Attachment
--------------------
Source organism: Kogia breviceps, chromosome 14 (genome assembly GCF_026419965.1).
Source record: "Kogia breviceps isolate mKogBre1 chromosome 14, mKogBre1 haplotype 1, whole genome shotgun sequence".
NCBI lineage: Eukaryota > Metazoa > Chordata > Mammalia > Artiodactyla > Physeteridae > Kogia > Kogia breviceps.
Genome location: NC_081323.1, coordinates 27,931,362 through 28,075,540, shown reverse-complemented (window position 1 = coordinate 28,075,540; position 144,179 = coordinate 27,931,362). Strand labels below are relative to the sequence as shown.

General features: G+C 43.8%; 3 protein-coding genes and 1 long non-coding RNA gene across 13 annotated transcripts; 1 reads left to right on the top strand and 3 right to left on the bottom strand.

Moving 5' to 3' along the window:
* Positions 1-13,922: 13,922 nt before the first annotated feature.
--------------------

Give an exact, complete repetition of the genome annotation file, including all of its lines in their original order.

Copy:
Source organism: Kogia breviceps, chromosome 14 (genome assembly GCF_026419965.1).
Source record: "Kogia breviceps isolate mKogBre1 chromosome 14, mKogBre1 haplotype 1, whole genome shotgun sequence".
NCBI lineage: Eukaryota > Metazoa > Chordata > Mammalia > Artiodactyla > Physeteridae > Kogia > Kogia breviceps.
Genome location: NC_081323.1, coordinates 27,931,362 through 28,075,540, shown reverse-complemented (window position 1 = coordinate 28,075,540; position 144,179 = coordinate 27,931,362). Strand labels below are relative to the sequence as shown.

General features: G+C 43.8%; 3 protein-coding genes and 1 long non-coding RNA gene across 13 annotated transcripts; 1 reads left to right on the top strand and 3 right to left on the bottom strand.

Moving 5' to 3' along the window:
* Positions 1-13,922: 13,922 nt before the first annotated feature.